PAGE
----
This is a game about eccentric secret agents and the shadowy cabals they serve competing over fragments of secret information that can be feverishly assembled to reveal yet more secret information. The year is 196X, and the espionage games of the Cold War make a most excellent cover for what’s really important – hunting and capturing the Numbers.
Every so often, a scientist, mathematician, analyst, weather forecaster, etc. will discover a number that is not merely a number, but a Number – usually immediately before their life is turned upside down as a swarm of secret agents from a variety of international conspiracies descend on them to claim that Number before another agency does. The player characters operate one of these secret agencies competing in the maddening web of the Numbers game to gather all the Numbers they can and prevent them from being misused.
The actual significance of the Numbers is left deliberately unstated. There are sci-fi elements to the setting that can easily be explained as “Numbers science,” but the explicit connection between these concepts should remain obscured. Player character agencies typically are looking to learn about the Numbers to keep them secret. Actually using the Numbers is a shocking proposition and is typically the provenance of sinister rogue factions. Agents in The Numbers might be risking their lives for a bunch of made-up nonsense that doesn’t matter for any reason other than lots of powerful, dangerous, secretive people seem to think it matters. Whether you play this foundational absurdity for comedy or for surreal psychological horror is left up to your playgroup.
Numbers agencies place great value on the secrets in the head of every person aware of the Numbers, so the tone of Numbers espionage is frequently one of gentility and battles of wits rather than violence. A living agent is infinitely more valuable than a dead one, so Numbers factions are far more interested in capturing, interrogating, or deceiving their opposite numbers than in eliminating them. Of course, that makes the factions that do resort to violence all the more shocking for their lack of decorum. And there is the far more insidious threat of the factions that have mastered the astoundingly elaborate means of extracting information known as mindbending that mean that no Numbers agent can entirely trust their friends, their fellow agents, their superiors, their loved ones, or even their own senses.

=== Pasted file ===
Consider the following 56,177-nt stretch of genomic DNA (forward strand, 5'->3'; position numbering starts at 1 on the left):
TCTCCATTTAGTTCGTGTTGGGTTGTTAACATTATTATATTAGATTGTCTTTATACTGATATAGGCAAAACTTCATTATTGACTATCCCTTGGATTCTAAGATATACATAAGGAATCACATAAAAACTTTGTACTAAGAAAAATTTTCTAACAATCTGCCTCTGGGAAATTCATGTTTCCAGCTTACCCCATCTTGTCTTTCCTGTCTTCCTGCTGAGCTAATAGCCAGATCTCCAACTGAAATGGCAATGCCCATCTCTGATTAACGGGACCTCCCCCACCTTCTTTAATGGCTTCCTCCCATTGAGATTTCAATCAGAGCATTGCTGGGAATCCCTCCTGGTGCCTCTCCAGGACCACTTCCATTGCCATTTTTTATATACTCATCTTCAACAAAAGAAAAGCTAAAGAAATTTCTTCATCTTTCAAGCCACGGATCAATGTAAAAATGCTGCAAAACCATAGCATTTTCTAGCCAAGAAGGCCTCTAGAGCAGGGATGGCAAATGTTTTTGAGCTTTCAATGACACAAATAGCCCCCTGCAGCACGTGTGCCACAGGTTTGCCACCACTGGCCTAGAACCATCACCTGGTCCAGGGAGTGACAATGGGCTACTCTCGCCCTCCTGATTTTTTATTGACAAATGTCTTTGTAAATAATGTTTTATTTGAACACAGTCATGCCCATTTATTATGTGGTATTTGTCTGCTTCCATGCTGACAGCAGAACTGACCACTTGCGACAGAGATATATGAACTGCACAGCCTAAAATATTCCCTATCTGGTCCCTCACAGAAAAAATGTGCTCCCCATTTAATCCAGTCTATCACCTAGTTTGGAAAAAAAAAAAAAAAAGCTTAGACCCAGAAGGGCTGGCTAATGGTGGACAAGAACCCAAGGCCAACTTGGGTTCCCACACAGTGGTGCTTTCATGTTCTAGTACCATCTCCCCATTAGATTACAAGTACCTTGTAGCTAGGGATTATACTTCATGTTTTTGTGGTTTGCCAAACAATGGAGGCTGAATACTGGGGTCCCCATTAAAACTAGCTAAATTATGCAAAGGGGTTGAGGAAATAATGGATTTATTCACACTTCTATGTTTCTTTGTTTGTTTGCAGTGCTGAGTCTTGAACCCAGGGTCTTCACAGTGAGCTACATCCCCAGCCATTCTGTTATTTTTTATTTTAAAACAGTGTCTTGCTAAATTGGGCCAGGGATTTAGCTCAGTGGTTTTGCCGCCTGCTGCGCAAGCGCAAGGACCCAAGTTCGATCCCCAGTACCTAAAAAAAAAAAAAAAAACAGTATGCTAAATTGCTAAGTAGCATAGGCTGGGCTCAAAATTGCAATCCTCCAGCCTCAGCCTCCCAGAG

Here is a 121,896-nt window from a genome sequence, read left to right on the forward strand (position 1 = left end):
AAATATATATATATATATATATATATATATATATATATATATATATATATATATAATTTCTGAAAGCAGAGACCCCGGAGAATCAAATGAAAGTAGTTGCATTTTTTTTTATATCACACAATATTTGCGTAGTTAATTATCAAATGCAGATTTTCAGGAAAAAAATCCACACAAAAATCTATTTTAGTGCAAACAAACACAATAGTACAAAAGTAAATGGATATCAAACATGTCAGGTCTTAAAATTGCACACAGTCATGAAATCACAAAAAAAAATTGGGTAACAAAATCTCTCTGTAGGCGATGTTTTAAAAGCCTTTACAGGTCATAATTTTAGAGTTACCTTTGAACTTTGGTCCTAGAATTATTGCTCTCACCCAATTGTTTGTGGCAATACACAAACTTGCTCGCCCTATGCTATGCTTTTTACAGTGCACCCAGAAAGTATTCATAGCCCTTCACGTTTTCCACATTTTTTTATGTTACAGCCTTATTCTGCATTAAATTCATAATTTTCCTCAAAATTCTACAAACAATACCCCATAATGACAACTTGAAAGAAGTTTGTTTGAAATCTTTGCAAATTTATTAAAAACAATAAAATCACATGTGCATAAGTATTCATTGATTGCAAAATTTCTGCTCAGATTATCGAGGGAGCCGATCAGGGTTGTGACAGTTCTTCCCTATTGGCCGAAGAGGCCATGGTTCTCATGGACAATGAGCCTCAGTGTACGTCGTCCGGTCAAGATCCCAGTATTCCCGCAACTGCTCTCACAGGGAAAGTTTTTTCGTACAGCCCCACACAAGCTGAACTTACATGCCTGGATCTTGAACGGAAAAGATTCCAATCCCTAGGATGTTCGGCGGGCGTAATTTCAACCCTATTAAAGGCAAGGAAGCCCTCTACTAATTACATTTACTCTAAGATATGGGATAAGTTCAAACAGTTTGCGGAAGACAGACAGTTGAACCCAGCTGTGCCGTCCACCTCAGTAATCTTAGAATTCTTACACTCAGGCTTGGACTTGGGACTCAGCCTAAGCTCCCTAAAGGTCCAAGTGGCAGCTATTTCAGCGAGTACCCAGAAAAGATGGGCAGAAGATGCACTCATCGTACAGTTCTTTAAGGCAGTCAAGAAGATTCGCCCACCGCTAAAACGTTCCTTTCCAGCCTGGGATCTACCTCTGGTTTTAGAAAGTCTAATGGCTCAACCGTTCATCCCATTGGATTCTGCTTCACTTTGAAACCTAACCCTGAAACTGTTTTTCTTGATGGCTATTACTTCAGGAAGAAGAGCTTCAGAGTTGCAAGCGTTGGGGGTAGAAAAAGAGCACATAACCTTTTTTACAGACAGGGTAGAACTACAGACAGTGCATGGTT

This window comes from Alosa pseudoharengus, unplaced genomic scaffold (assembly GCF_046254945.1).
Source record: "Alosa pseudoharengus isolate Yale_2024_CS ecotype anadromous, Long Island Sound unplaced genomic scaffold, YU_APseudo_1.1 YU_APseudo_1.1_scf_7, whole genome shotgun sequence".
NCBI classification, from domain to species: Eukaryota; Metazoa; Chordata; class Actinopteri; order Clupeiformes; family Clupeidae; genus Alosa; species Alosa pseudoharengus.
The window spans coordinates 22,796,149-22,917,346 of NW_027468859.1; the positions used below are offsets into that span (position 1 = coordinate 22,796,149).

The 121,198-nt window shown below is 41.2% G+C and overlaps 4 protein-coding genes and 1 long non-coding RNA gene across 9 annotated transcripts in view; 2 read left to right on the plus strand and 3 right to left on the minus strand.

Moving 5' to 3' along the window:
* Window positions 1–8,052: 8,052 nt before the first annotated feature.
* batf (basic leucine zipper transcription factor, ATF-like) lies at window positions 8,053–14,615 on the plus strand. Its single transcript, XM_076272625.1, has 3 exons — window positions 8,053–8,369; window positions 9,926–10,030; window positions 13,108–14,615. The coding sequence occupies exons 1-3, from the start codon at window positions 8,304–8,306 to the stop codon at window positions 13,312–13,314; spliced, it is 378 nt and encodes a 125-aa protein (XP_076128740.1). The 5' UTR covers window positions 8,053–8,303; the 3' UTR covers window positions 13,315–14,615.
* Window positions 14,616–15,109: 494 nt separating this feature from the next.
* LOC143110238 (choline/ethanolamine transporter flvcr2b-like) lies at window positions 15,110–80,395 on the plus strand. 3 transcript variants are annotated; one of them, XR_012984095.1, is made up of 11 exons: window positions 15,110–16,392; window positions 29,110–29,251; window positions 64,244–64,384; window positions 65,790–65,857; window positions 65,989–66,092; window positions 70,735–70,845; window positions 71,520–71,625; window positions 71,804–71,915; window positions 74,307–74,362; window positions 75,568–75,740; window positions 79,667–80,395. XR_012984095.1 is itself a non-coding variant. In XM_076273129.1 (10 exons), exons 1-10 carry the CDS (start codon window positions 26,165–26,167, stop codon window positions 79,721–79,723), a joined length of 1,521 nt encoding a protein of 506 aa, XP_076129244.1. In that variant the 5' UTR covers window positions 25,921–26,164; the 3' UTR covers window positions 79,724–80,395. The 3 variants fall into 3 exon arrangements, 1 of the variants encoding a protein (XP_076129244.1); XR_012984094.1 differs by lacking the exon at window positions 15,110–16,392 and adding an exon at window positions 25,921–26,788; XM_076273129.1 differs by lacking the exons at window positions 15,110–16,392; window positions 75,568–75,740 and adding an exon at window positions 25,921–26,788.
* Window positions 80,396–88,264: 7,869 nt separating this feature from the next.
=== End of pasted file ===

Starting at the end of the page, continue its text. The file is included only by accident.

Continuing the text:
The whole of the spy-fi genre, but The Avengers TV series and The Prisoner are the most direct inspirations. The background setting of the John Wick films nicely illustrates the type of parallel society Numbers agents live in.
Materials and Progress
The Rules - My goal for this first pass was to steal as much as possible. Most playbook abilities are harvested and reskinned from Blades or Scum and Villainy. I wanted to see what I actually needed to do before making work for myself. I also haven’t rewritten the base rules for the same reason; nothing much has changed from the baseline Blades rules, except where noted. The biggest new rules I’ve added are the rules for equipment, including rules for concealed spy gadgets.
Handouts and Play-Aids - These summarize most of the stuff you need to know if you already know the Blades system. This document includes the character and agency playbooks, a brief walkthrough of character and agency creation, the standard equipment list, a description of the twelve actions, and the agency upgrades.
There are eight character playbooks: The Asset (a civilian caught up in this nonsense world), the Boffin (a technical wizard), the Burglar (an intrusion specialist), the Daredevil (a reckless agent who survives through sheer luck and courage), the Face (the face), the Minder (a strategist and master planner), the Professional (a dedicated and ruthlessly efficient agent), and the Protector (a bodyguard and transporter).
There are three agency playbooks: the Agency (a secret conspiracy that nobody knows about plugged in to the Numbers world), the Branch (a rogue department within a larger faction secretly pursuing the Numbers without the knowledge or approval of their nominal superiors), and the Crew (an independent and free-wheeling group of world-class agents chasing numbers for the thrill of it.)